Dreaming of a New Day: Heavy Rain's David Cage
July 25, 2008 Page 2 of 7
With a universe that has a turn toward realism, how can you keep a player involved in that, when they have all of the tools available to them to completely undermine the narrative by running around in circles in the bathroom or something?
DC: That's a good question. I think it's the main challenge. We don't want the player to destroy the experience, so there are two things. First, you need to trust the player, because maybe he will turn around in circles once and then realize, "Okay, how does it support the experience? It doesn't. I've done it. Okay, fine," and then maybe play by the rules. Not by forcing them but by encouraging them to play according to what is the best way to enjoy the experience, simply.
That's one way, and I think there are things you can do in how you structure the game and how you deal with the interface. There are different things you can do to do it without limiting players' freedom. The goal is not to give you a cutscene and say, "Look, you've done exactly what I wanted." It's really to give freedom, but make the player understand it's in his interest to play by the rules.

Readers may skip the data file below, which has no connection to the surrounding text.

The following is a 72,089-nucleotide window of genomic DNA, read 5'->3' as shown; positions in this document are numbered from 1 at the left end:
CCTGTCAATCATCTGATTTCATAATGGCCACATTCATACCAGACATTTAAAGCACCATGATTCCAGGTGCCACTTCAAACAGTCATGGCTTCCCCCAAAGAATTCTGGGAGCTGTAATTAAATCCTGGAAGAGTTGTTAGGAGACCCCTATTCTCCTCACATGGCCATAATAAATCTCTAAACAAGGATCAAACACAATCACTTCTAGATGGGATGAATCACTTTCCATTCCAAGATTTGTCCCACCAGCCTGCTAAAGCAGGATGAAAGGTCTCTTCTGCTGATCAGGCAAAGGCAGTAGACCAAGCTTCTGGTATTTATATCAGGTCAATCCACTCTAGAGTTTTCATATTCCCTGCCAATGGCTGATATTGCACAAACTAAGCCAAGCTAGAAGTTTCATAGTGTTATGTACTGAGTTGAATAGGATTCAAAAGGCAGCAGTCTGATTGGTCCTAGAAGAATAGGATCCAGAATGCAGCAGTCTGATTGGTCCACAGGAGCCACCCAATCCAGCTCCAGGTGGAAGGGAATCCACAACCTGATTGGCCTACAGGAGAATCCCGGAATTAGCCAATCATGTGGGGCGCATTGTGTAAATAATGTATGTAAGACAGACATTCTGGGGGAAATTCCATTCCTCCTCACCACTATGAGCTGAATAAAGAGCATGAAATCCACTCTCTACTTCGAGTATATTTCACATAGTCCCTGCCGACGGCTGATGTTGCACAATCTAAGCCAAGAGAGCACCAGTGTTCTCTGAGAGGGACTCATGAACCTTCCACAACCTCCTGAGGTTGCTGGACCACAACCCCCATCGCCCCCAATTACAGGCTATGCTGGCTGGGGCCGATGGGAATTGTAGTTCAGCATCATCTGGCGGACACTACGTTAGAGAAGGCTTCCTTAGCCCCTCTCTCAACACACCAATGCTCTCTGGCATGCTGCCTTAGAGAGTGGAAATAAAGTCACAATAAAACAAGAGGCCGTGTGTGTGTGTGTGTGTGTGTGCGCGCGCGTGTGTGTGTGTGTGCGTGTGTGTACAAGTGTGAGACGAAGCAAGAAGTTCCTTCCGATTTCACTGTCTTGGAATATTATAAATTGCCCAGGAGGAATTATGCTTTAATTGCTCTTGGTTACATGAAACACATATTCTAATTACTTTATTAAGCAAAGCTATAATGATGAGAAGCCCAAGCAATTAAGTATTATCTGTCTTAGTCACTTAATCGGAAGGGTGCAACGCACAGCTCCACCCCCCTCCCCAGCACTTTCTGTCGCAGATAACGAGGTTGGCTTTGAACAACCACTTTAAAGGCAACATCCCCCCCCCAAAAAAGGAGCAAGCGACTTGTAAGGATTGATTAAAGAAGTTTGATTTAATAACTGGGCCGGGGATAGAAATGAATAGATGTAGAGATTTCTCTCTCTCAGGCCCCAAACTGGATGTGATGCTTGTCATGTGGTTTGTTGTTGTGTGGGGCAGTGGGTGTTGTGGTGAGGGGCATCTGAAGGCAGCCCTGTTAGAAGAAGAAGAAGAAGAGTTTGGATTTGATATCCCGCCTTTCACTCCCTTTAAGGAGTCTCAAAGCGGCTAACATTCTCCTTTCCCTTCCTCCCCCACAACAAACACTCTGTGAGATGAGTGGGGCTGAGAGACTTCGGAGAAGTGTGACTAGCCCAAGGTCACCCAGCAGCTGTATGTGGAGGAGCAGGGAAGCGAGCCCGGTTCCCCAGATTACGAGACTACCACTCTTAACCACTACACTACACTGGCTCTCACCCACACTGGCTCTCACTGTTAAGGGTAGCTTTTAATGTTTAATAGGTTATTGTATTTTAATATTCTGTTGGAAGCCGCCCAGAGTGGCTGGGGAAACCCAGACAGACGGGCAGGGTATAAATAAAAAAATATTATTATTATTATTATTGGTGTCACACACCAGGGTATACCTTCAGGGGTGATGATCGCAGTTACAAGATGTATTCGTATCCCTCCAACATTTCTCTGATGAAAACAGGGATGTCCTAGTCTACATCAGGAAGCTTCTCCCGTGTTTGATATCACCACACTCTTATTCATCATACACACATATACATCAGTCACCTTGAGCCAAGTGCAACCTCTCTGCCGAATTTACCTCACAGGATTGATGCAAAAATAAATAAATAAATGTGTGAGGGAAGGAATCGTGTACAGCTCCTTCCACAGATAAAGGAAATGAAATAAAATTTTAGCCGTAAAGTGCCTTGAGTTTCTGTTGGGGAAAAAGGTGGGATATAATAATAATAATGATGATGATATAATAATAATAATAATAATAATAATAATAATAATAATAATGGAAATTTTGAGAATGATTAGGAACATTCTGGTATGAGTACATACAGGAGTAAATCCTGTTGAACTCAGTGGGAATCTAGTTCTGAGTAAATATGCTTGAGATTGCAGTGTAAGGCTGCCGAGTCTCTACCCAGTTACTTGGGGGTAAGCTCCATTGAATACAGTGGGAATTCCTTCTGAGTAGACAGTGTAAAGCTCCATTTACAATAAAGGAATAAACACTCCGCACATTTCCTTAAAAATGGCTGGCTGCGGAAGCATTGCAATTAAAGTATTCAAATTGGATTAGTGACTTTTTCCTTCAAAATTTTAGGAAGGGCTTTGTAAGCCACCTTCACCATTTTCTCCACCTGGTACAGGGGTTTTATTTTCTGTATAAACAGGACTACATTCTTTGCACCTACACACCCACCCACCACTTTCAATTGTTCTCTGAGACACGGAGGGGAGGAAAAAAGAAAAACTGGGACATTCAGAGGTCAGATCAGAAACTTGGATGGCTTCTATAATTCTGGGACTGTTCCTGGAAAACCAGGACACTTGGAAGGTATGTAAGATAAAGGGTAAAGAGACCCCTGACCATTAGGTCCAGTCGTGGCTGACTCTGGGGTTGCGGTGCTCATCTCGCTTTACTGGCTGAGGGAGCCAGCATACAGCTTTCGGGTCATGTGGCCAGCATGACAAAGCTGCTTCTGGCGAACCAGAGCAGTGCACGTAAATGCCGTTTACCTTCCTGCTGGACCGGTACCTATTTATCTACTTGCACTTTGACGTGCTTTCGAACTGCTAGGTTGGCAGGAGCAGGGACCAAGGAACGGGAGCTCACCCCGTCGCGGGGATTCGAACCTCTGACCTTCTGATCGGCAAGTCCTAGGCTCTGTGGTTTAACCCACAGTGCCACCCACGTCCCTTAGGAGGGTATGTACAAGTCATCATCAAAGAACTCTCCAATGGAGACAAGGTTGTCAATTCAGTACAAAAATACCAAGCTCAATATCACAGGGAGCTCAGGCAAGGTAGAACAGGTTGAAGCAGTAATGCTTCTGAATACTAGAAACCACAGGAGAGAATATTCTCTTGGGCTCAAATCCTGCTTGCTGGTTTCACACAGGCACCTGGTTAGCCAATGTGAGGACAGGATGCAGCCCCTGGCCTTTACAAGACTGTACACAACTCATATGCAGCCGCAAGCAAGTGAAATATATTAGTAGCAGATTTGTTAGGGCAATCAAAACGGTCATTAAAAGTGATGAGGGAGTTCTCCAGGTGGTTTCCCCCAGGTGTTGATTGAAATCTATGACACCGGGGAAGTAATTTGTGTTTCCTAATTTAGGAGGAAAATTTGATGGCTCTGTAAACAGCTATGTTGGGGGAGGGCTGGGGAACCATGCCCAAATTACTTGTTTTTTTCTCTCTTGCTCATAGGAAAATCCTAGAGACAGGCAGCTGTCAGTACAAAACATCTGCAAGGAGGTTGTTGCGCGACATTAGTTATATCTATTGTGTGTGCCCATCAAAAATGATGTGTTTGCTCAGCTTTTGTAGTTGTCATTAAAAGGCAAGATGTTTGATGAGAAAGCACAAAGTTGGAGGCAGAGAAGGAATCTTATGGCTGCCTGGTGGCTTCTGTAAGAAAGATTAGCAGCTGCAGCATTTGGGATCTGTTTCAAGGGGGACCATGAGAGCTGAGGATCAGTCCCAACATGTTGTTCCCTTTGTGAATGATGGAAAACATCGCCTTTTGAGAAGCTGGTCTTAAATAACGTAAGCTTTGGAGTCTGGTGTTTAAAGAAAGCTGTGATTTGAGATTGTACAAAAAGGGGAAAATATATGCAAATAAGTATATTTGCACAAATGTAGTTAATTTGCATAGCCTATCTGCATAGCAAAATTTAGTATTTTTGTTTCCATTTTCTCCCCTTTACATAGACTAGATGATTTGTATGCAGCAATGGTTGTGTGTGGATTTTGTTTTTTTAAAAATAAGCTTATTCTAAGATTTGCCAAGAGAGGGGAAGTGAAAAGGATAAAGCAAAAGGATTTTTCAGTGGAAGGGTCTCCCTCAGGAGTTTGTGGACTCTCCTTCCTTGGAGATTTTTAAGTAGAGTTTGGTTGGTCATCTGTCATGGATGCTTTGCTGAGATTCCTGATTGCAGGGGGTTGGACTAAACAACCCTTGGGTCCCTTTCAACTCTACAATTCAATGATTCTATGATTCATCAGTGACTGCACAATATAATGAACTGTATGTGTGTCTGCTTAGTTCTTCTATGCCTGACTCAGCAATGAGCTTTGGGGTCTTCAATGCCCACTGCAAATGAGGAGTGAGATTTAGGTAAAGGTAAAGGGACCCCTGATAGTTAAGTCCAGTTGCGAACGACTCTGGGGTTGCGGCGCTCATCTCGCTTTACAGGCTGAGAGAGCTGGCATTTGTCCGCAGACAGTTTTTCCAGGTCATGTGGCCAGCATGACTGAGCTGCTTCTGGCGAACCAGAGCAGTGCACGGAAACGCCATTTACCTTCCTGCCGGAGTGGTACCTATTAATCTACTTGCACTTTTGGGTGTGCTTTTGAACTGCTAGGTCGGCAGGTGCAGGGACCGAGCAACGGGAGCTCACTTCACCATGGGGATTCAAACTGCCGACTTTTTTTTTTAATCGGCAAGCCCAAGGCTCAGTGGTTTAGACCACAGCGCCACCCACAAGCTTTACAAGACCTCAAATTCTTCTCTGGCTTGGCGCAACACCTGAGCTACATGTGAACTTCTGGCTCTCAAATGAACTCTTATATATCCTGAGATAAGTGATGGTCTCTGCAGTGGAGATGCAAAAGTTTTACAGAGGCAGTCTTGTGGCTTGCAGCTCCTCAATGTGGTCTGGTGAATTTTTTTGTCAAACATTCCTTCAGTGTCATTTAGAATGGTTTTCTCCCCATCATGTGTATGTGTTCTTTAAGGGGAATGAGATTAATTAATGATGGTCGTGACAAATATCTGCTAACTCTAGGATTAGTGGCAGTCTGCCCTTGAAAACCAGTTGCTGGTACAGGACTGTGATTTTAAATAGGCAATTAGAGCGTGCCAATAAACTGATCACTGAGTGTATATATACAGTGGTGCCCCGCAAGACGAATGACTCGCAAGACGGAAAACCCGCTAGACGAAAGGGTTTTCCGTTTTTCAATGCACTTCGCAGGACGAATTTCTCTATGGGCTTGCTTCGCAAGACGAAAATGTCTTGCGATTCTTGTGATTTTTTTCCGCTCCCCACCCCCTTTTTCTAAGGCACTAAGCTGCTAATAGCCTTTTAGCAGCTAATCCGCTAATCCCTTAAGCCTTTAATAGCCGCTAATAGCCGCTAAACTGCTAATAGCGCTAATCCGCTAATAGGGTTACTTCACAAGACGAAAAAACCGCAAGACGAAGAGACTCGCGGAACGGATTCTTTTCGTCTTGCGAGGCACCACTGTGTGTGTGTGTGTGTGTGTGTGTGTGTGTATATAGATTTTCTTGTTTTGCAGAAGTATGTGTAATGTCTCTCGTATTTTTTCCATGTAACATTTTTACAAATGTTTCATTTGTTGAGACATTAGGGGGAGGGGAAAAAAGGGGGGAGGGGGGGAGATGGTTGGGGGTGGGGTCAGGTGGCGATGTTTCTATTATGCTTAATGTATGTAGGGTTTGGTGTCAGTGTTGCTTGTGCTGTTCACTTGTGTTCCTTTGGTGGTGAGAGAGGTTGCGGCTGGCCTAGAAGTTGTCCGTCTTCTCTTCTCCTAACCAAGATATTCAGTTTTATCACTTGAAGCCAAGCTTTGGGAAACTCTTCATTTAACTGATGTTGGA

Do you feel that sandbox-style gameplay supports that or undermines it?
DC: Sandbox gameplay... yeah, it's true that in this industry, we have a real position between people talking about sandbox, and people doing rollercoasters. A rollercoaster is an experience that is entirely defined by some to be optimal. From the time you're in the line, you go in the back of the rollercoaster and through the tunnel and everything is defined. We knew while you were waiting how to make the stress grow, how to make you feel something, get you scared, make you feel better, et cetera. This rollercoaster is being conceived by someone to optimize the experience.
Sandbox is not that. It's saying, "Look, there are tools. There are things. Maybe there will be friends. Maybe not. Do what you want." There's one possibility that these sandbox experiences are so fantastic because you've been extremely lucky. You know how to use the tool. You met people that were truly great, and you had something incredible to do. But you know what? It's also possible that it happens that you get bored and don't cope with the people in the sandbox. You don't like the tools, or you don't know what to do with them, and you end up with a very poor experience.
So in my mind, some of the very few kind of real sandboxes I know are with massively multiplayer games. When I say "kind of," I don't believe there are absolutely real sandboxes out there. It's only a list of scripted things, but there are so many of them and you can play them in any order, you get the feeling that you're in a sandbox. In fact, it's really rare that you're really in a sandbox. Most of the time, you're in a scripted experience but it's really heated.
I've played many MMOs these days, and most of the time, the experience is really poor, because you end up doing not very exciting things. I think the value of the experience is not on that. It's really about building yourself - the vision of yourself, like, "Oh, I want to be a hero, because I've spent so much time at level 16. I'm so strong. Look at my weapons and my helmet." These are the core mechanics these games are based on.